STOCKHOLM: In its biannual stability report released on Tuesday, the Swedish financial watchdog, Finansinspektionen (FI), issued a cautionary directive to commercial property companies in the country, urging them to curtail debt levels and fortify equity to navigate the challenges posed by elevated interest rates.

The Swedish property sector, which significantly increased borrowing during a period of low interest rates, now grapples with the twin challenges of soaring interest costs and diminishing property values amidst a decelerating economy.

FI emphasized that larger, publicly-listed commercial real estate firms should contemplate reducing their collective debt, currently standing at approximately 1,500 billion Swedish crowns ($143.68 billion). The watchdog proposed a debt reduction of around 100 billion SEK, averaging 15% per company, to brace for potential future rate hikes and value depreciation.

“In total, a debt reduction of about 100 billion SEK, or on average 15% per firm, is needed,” FI stated. “Many firms may need to sell a large portion of their property portfolio or raise capital by other means.”

Several real estate firms have already seen their debt downgraded to “junk” status by ratings agencies, reflecting the severity of the financial strain.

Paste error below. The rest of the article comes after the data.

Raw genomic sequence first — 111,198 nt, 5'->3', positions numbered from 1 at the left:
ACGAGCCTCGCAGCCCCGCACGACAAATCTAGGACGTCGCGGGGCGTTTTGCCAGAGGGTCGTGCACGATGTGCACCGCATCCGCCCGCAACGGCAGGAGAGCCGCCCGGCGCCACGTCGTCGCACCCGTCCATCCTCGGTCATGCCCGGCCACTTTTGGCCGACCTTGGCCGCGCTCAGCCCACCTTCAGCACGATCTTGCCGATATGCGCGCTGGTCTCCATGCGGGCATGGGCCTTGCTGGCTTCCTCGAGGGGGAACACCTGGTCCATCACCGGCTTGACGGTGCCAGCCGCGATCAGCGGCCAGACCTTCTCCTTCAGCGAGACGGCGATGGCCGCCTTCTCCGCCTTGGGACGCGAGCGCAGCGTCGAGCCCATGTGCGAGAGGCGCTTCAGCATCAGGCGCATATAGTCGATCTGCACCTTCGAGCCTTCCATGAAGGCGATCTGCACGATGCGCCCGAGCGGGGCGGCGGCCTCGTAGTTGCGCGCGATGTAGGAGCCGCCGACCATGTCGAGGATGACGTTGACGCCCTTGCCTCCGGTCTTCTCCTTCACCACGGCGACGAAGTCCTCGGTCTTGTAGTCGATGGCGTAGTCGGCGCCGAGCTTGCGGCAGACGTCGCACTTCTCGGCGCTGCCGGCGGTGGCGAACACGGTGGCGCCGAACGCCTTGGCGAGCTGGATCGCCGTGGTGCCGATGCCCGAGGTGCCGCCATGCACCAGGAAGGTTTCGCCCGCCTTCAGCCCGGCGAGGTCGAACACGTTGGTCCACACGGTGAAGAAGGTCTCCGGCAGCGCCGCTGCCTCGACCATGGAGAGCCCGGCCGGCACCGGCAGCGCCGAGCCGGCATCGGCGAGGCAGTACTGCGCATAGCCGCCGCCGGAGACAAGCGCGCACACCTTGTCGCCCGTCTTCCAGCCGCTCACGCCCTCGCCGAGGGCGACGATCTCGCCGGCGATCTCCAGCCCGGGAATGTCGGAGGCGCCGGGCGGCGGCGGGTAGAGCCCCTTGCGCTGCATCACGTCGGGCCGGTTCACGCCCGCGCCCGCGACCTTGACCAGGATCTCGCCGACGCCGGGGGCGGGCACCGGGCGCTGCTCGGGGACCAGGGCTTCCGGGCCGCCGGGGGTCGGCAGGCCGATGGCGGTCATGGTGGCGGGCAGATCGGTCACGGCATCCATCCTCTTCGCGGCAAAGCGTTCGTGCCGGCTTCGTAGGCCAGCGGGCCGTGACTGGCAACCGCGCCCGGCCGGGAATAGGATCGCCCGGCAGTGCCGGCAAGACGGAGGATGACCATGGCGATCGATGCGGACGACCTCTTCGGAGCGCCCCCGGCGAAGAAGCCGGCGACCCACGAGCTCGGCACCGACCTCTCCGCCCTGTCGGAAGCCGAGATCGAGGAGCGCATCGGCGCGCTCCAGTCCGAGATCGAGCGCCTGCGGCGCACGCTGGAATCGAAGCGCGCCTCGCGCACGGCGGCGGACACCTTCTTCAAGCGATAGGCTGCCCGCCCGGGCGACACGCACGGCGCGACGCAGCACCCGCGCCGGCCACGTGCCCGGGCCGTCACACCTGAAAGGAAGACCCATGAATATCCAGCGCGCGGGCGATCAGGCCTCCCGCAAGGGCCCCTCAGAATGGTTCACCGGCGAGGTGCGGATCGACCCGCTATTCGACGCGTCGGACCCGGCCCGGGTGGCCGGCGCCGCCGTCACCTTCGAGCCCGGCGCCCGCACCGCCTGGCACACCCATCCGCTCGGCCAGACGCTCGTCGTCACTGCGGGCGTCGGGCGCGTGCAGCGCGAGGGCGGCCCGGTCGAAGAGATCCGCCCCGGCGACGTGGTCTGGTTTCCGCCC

FI’s concerns align with those of the Riksbank, which recently urged high-street lenders to curtail dividend payments and share buybacks to build buffers against potential challenges in the commercial real estate sector.

While Swedish banks maintain strong capitalization, with the property sector constituting nearly half of business loans, memories of the 1990s financial crisis persist. The crisis, triggered by the commercial real estate sector, led to the nationalization of two banks, a three-year economic contraction, and a surge in unemployment.

Acknowledging the resilience of banks, FI asserted the need for them to retain substantial buffers in the face of economic uncertainties. The watchdog highlighted that households, grappling with the impact of higher interest rates, pose a risk of reduced consumption that could exacerbate the economic downturn and, consequently, heighten the potential for financial sector issues.

In essence, the call for Swedish property groups to recalibrate their financial structures reflects a proactive stance by regulatory authorities to safeguard against potential economic headwinds.